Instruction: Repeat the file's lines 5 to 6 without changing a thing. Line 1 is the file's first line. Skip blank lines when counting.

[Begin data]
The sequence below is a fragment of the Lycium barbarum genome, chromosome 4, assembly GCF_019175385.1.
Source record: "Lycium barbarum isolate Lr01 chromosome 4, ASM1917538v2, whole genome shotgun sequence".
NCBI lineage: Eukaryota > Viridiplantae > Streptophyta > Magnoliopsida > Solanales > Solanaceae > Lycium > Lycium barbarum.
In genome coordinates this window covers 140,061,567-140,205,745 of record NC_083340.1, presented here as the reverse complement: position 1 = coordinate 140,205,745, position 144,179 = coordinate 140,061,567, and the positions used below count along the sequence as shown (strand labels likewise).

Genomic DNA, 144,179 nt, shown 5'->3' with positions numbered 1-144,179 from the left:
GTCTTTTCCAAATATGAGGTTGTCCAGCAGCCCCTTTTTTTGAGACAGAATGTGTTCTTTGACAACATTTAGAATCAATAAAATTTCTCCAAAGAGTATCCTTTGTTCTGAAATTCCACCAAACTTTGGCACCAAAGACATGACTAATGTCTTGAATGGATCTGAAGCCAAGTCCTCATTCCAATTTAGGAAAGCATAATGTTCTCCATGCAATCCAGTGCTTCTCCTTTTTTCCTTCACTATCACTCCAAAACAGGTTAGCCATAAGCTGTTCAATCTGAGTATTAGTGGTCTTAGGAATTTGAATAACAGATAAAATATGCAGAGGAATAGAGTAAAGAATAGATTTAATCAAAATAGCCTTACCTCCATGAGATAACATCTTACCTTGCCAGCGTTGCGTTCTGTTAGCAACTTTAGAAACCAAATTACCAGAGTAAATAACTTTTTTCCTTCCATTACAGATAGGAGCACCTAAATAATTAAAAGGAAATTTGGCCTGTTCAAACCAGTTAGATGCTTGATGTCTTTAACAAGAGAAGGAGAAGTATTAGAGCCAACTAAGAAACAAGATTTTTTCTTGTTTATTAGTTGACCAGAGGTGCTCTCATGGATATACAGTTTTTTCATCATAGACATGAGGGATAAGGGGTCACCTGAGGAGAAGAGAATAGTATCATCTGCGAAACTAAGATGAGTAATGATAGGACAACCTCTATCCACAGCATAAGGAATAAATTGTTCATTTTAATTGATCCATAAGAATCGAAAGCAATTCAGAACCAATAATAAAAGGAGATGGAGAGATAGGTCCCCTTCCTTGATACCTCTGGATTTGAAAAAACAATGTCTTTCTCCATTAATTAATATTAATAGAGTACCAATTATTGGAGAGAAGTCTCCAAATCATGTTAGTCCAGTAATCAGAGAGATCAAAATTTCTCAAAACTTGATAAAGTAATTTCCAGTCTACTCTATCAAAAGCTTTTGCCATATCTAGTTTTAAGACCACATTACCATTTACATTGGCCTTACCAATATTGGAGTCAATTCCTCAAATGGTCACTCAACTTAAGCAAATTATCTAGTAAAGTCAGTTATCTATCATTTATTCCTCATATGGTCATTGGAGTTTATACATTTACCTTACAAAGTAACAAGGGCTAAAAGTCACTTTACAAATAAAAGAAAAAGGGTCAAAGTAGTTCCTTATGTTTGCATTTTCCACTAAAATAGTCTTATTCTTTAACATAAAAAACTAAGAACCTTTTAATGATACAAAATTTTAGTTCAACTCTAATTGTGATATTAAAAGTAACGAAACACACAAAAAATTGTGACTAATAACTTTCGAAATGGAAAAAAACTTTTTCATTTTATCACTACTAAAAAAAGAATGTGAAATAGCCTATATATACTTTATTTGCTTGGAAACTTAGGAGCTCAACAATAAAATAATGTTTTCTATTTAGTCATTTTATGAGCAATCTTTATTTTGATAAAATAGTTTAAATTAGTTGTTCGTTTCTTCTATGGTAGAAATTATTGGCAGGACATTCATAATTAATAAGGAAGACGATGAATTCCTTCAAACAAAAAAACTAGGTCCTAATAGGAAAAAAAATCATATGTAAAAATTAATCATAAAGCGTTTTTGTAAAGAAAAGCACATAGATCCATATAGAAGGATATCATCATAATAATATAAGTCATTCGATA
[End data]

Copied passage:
Genomic DNA, 144,179 nt, shown 5'->3' with positions numbered 1-144,179 from the left:
GTCTTTTCCAAATATGAGGTTGTCCAGCAGCCCCTTTTTTTGAGACAGAATGTGTTCTTTGACAACATTTAGAATCAATAAAATTTCTCCAAAGAGTATCCTTTGTTCTGAAATTCCACCAAACTTTGGCACCAAAGACATGACTAATGTCTTGAATGGATCTGAAGCCAAGTCCTCATTCCAATTTAGGAAAGCATAATGTTCTCCATGCAATCCAGTGCTTCTCCTTTTTTCCTTCACTATCACTCCAAAACAGGTTAGCCATAAGCTGTTCAATCTGAGTATTAGTGGTCTTAGGAATTTGAATAACAGATAAAATATGCAGAGGAATAGAGTAAAGAATAGATTTAATCAAAATAGCCTTACCTCCATGAGATAACATCTTACCTTGCCAGCGTTGCGTTCTGTTAGCAACTTTAGAAACCAAATTACCAGAGTAAATAACTTTTTTCCTTCCATTACAGATAGGAGCACCTAAATAATTAAAAGGAAATTTGGCCTGTTCAAACCAGTTAGATGCTTGATGTCTTTAACAAGAGAAGGAGAAGTATTAGAGCCAACTAAGAAACAAGATTTTTTCTTGTTTATTAGTTGACCAGAGGTGCTCTCATGGATATACAGTTTTTTCATCATAGACATGAGGGATAAGGGGTCACCTGAGGAGAAGAGAATAGTATCATCTGCGAAACTAAGATGAGTAATGATAGGACAACCTCTATCCACAGCATAAGGAATAAATTGTTCATTTTAATTGATCCATAAGAATCGAAAGCAATTCAGAACCAATAATAAAAGGAGATGGAGAGATAGGTCCCCTTCCTTGATACCTCTGGATTTGAAAAAACAATGTCTTTCTCCATTAATTAATATTAATAGAGTACCAATTATTGGAGAGAAGTCTCCAAATCATGTTAGTCCAGTAATCAGAGAGATCAAAATTTCTCAAAACTTGATAAAGTAATTTCCAGTCTACTCTATCAAAAGCTTTTGCCATATCTAGTTTTAAGACCACATTACCATTTACATTGGCCTTACCAATATTGGAGTCAATTCCTCAAATGGTCACTCAACTTAAGCAAATTATCTAGTAAAGTCAGTTATCTATCATTTATTCCTCATATGGTCATTGGAGTTTATACATTTACCTTACAAAGTAACAAGGGCTAAAAGTCACTTTACAAATAAAAGAAAAAGGGTCAAAGTAGTTCCTTATGTTTGCATTTTCCACTAAAATAGTCTTATTCTTTAACATAAAAAACTAAGAACCTTTTAATGATACAAAATTTTAGTTCAACTCTAATTGTGATATTAAAAGTAACGAAACACACAAAAAATTGTGACTAATAACTTTCGAAATGGAAAAAAACTTTTTCATTTTATCACTACTAAAAAAAGAATGTGAAATAGCCTATATATACTTTATTTGCTTGGAAACTTAGGAGCTCAACAATAAAATAATGTTTTCTATTTAGTCATTTTATGAGCAATCTTTATTTTGATAAAATAGTTTAAATTAGTTGTTCGTTTCTTCTATGGTAGAAATTATTGGCAGGACATTCATAATTAATAAGGAAGACGATGAATTCCTTCAAACAAAAAAACTAGGTCCTAATAGGAAAAAAAATCATATGTAAAAATTAATCATAAAGCGTTTTTGTAAAGAAAAGCACATAGATCCATATAGAAGGATATCATCATAATAATATAAGTCATTCGATA